Detecting obstructive sleep apnea may become more simplified and cost-efficient thanks to a clinical pathway evaluation and use of common in-hospital vital readings.
Sunil Sharma, MD, of Thomas Jefferson University, and colleagues implemented a clinical pathway evaluation in a study of 754 patients between February 2013 and February 2014. Upon admission, obese patients (BMI ≥ 30) were screened for sleep apnea with the snoring, tiredness during daytime, observed apnea, high blood pressure (STOP) questionnaire. If positive for sleep apnea, healthcare professionals were advices to perform follow-up evaluations, including polysomnography.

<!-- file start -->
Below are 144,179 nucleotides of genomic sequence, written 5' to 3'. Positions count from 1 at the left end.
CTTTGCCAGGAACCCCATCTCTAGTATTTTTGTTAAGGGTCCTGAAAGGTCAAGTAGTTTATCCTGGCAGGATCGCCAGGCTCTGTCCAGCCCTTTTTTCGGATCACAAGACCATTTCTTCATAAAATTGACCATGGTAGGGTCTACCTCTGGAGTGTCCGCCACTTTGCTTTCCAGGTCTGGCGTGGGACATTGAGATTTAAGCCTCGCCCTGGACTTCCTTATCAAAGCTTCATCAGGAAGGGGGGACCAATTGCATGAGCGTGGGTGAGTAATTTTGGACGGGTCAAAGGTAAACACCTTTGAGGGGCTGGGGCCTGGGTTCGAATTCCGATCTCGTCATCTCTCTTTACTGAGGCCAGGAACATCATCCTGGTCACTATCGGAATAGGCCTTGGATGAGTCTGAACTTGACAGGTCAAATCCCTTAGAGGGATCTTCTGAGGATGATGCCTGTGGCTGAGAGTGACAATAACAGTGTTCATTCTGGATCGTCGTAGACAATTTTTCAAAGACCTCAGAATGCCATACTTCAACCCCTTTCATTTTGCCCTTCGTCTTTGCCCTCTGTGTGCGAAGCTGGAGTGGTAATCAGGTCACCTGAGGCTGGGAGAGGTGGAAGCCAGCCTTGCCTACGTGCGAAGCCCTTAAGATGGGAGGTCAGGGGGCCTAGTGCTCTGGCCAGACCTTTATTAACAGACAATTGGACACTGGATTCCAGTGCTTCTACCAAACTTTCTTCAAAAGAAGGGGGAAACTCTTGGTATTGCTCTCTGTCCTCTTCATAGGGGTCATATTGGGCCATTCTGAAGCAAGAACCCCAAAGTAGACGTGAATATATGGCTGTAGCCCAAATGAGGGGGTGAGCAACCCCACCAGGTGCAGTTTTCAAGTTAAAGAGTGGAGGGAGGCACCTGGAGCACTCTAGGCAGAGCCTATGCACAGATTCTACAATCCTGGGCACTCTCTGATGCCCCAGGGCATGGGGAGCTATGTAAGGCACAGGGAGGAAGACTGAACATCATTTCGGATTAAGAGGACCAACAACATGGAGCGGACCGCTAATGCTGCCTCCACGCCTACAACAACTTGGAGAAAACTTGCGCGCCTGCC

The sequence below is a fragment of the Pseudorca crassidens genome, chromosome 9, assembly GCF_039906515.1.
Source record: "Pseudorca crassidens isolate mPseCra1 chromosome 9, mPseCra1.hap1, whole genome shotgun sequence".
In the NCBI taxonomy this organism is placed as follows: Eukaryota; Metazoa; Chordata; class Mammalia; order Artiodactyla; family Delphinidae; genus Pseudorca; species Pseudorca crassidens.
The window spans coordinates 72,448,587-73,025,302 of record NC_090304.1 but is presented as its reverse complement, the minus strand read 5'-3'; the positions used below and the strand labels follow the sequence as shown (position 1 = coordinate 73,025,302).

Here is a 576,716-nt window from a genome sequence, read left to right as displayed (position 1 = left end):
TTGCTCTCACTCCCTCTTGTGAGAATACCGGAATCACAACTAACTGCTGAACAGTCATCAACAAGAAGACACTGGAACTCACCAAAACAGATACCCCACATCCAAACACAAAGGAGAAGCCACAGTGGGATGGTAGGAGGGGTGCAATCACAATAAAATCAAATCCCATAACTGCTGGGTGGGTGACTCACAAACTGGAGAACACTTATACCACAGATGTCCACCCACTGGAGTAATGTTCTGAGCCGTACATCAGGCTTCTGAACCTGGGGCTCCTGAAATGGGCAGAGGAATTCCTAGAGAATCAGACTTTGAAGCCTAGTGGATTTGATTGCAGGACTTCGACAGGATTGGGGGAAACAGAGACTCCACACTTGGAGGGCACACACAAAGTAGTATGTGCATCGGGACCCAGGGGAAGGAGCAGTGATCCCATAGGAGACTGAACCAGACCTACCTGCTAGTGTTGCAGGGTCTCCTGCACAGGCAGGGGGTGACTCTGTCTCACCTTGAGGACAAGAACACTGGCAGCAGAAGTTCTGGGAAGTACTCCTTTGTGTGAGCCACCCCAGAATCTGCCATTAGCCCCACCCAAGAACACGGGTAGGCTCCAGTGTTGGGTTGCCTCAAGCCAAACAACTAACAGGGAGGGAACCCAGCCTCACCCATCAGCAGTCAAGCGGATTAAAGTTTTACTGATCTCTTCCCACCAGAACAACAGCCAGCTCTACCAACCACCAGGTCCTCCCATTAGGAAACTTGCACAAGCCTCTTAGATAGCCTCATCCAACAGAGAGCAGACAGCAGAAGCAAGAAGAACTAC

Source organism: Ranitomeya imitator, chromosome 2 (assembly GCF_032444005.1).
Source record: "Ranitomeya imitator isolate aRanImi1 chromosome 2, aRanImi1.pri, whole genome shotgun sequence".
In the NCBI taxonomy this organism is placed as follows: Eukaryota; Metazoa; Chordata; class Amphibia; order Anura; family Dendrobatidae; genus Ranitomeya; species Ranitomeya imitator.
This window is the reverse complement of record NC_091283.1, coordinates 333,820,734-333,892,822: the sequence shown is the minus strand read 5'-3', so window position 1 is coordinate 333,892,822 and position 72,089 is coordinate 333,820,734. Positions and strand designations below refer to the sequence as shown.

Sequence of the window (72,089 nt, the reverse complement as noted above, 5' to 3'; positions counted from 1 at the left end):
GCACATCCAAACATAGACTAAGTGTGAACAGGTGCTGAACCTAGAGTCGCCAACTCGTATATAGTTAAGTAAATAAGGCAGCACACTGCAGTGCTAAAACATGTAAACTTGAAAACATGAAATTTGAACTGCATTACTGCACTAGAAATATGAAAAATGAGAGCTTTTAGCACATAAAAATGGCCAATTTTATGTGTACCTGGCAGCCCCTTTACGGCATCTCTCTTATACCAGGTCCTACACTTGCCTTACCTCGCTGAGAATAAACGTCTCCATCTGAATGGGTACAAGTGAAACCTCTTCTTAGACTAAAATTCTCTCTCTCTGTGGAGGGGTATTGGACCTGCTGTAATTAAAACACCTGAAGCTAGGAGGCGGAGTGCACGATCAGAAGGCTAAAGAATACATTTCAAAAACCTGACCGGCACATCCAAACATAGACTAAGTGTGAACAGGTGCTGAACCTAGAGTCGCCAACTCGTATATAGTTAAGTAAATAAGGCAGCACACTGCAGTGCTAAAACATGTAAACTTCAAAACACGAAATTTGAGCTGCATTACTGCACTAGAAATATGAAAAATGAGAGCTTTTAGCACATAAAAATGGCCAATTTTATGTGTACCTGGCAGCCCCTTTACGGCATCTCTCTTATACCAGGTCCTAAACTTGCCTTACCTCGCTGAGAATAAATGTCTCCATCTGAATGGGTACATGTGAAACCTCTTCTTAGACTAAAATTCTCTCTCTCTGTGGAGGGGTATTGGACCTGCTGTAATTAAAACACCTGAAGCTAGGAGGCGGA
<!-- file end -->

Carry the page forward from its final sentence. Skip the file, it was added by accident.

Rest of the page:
In all, 636 patients were classified as high risk for sleep apnea and 118 as low risk. Following discharge, 149 patients underwent polysomnography, after which 87% were determined to have sleep apnea. The researchers concluded that an optimal sleep apnea screening cutoff point was an oxygen desaturation index level of ≥ 10/h [Matthews correlation coefficient = 0.36, 95% confidence interval = 0.24–0.47]. Significantly more patients were identified to have sleep apnea and underwent polysomnography following the introduction of the clinical pathway evaluation than previous years.
The researchers stressed that overnight pulse oximetry to determine oxygen desaturation index may be a cost-effective method for screening for sleep apnea in admitted patients.
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